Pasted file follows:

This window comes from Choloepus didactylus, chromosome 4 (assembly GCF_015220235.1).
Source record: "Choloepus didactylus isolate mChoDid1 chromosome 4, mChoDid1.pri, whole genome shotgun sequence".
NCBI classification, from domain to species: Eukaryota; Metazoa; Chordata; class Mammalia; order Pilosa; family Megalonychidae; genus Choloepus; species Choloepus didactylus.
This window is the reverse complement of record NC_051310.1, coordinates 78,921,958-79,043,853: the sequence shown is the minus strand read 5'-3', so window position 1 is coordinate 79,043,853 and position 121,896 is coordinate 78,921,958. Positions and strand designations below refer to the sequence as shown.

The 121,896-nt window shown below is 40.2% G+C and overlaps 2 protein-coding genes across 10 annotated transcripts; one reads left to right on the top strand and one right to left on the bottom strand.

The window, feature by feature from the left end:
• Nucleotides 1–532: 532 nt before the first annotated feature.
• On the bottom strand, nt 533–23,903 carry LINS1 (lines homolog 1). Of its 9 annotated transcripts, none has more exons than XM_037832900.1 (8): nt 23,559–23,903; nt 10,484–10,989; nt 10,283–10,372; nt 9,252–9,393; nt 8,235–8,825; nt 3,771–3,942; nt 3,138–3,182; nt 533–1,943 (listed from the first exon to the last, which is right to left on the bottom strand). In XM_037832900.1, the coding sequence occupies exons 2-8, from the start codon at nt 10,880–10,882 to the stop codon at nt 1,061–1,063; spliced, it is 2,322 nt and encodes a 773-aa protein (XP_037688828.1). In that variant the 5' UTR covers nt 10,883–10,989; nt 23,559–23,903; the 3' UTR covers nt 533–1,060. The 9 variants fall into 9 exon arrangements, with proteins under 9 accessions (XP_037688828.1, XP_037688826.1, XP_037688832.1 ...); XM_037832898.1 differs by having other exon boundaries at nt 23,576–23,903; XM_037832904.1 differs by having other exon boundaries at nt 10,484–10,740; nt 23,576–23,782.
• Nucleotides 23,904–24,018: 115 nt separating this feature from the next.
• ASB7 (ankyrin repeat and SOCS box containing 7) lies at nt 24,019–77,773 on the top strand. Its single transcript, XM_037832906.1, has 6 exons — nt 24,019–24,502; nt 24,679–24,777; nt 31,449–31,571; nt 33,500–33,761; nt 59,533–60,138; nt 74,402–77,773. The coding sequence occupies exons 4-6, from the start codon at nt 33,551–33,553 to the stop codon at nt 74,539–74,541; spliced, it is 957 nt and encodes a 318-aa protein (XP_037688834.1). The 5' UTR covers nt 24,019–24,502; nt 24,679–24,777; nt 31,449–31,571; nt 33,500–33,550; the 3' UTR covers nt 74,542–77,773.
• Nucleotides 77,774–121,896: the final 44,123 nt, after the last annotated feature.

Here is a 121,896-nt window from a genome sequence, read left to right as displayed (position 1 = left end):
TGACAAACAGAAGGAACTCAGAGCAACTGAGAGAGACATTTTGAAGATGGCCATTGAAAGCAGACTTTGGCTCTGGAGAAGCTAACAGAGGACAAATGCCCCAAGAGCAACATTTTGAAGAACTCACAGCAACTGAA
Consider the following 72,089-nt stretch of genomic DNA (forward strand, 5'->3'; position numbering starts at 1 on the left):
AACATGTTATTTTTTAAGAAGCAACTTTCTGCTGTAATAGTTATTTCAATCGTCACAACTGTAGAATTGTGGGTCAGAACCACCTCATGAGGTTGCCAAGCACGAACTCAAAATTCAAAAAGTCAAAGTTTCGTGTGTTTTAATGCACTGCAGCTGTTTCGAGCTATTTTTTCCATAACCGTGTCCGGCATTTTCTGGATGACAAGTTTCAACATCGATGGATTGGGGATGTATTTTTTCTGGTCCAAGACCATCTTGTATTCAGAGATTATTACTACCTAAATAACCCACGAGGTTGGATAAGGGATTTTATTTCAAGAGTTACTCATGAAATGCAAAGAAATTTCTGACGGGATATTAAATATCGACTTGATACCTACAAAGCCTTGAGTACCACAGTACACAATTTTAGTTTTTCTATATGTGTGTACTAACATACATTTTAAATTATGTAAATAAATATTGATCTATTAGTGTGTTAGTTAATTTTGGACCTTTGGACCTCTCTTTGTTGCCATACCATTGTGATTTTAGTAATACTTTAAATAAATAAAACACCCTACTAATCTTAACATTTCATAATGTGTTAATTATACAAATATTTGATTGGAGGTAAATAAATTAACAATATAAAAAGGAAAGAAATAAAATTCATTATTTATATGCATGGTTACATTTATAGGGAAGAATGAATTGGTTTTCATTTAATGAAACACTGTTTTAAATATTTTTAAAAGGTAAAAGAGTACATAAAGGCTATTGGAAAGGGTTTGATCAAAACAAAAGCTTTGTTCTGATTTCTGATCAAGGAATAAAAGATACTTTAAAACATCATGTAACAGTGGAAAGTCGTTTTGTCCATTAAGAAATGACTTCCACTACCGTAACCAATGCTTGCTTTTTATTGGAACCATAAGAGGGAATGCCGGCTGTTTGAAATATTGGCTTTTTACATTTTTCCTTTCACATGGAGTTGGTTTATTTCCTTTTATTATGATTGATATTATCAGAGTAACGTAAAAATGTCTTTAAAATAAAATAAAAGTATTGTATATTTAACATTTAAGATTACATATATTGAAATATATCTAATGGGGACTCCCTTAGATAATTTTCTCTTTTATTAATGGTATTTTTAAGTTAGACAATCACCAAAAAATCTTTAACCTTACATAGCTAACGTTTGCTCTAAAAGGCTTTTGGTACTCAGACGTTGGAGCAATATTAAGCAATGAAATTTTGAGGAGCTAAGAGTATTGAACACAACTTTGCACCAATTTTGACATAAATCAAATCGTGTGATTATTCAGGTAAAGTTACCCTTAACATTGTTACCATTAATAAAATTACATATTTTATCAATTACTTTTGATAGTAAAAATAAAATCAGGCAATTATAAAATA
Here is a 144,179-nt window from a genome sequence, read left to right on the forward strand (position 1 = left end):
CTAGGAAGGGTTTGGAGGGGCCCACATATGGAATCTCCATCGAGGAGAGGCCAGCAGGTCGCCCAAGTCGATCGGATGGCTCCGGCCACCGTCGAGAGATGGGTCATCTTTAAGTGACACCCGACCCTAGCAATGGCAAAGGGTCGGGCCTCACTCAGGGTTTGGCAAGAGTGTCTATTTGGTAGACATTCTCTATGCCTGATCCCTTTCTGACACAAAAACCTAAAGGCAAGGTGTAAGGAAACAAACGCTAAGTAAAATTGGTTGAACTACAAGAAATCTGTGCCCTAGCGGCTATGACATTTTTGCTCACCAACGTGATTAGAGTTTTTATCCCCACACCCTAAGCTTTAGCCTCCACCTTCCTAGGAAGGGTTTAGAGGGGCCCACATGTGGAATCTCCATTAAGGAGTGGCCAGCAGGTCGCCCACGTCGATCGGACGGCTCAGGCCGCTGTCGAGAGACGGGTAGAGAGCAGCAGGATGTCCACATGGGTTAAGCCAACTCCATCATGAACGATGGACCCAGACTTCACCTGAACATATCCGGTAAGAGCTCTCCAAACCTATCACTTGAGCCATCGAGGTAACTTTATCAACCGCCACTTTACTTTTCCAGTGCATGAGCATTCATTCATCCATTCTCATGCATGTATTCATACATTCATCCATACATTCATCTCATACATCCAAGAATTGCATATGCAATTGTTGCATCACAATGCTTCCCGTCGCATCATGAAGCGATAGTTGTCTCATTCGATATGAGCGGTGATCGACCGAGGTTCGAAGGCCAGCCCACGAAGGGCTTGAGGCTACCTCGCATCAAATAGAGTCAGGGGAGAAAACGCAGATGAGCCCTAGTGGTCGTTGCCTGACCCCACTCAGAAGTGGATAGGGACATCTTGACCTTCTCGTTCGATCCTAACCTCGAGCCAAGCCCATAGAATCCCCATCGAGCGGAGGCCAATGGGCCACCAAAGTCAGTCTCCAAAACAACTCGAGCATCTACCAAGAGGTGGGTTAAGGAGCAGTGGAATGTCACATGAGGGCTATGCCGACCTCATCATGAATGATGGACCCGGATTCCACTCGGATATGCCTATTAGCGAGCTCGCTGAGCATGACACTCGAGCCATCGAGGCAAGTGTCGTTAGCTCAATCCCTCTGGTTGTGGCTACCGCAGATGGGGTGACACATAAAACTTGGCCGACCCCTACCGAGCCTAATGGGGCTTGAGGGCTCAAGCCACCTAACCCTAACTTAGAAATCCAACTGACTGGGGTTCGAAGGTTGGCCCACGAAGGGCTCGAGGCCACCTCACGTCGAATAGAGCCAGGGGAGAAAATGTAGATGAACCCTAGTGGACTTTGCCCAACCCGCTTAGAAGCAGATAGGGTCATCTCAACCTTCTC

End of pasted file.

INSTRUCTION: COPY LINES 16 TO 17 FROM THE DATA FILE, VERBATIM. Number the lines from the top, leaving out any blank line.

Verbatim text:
Here is a 144,179-nt window from a genome sequence, read left to right on the forward strand (position 1 = left end):
CTAGGAAGGGTTTGGAGGGGCCCACATATGGAATCTCCATCGAGGAGAGGCCAGCAGGTCGCCCAAGTCGATCGGATGGCTCCGGCCACCGTCGAGAGATGGGTCATCTTTAAGTGACACCCGACCCTAGCAATGGCAAAGGGTCGGGCCTCACTCAGGGTTTGGCAAGAGTGTCTATTTGGTAGACATTCTCTATGCCTGATCCCTTTCTGACACAAAAACCTAAAGGCAAGGTGTAAGGAAACAAACGCTAAGTAAAATTGGTTGAACTACAAGAAATCTGTGCCCTAGCGGCTATGACATTTTTGCTCACCAACGTGATTAGAGTTTTTATCCCCACACCCTAAGCTTTAGCCTCCACCTTCCTAGGAAGGGTTTAGAGGGGCCCACATGTGGAATCTCCATTAAGGAGTGGCCAGCAGGTCGCCCACGTCGATCGGACGGCTCAGGCCGCTGTCGAGAGACGGGTAGAGAGCAGCAGGATGTCCACATGGGTTAAGCCAACTCCATCATGAACGATGGACCCAGACTTCACCTGAACATATCCGGTAAGAGCTCTCCAAACCTATCACTTGAGCCATCGAGGTAACTTTATCAACCGCCACTTTACTTTTCCAGTGCATGAGCATTCATTCATCCATTCTCATGCATGTATTCATACATTCATCCATACATTCATCTCATACATCCAAGAATTGCATATGCAATTGTTGCATCACAATGCTTCCCGTCGCATCATGAAGCGATAGTTGTCTCATTCGATATGAGCGGTGATCGACCGAGGTTCGAAGGCCAGCCCACGAAGGGCTTGAGGCTACCTCGCATCAAATAGAGTCAGGGGAGAAAACGCAGATGAGCCCTAGTGGTCGTTGCCTGACCCCACTCAGAAGTGGATAGGGACATCTTGACCTTCTCGTTCGATCCTAACCTCGAGCCAAGCCCATAGAATCCCCATCGAGCGGAGGCCAATGGGCCACCAAAGTCAGTCTCCAAAACAACTCGAGCATCTACCAAGAGGTGGGTTAAGGAGCAGTGGAATGTCACATGAGGGCTATGCCGACCTCATCATGAATGATGGACCCGGATTCCACTCGGATATGCCTATTAGCGAGCTCGCTGAGCATGACACTCGAGCCATCGAGGCAAGTGTCGTTAGCTCAATCCCTCTGGTTGTGGCTACCGCAGATGGGGTGACACATAAAACTTGGCCGACCCCTACCGAGCCTAATGGGGCTTGAGGGCTCAAGCCACCTAACCCTAACTTAGAAATCCAACTGACTGGGGTTCGAAGGTTGGCCCACGAAGGGCTCGAGGCCACCTCACGTCGAATAGAGCCAGGGGAGAAAATGTAGATGAACCCTAGTGGACTTTGCCCAACCCGCTTAGAAGCAGATAGGGTCATCTCAACCTTCTC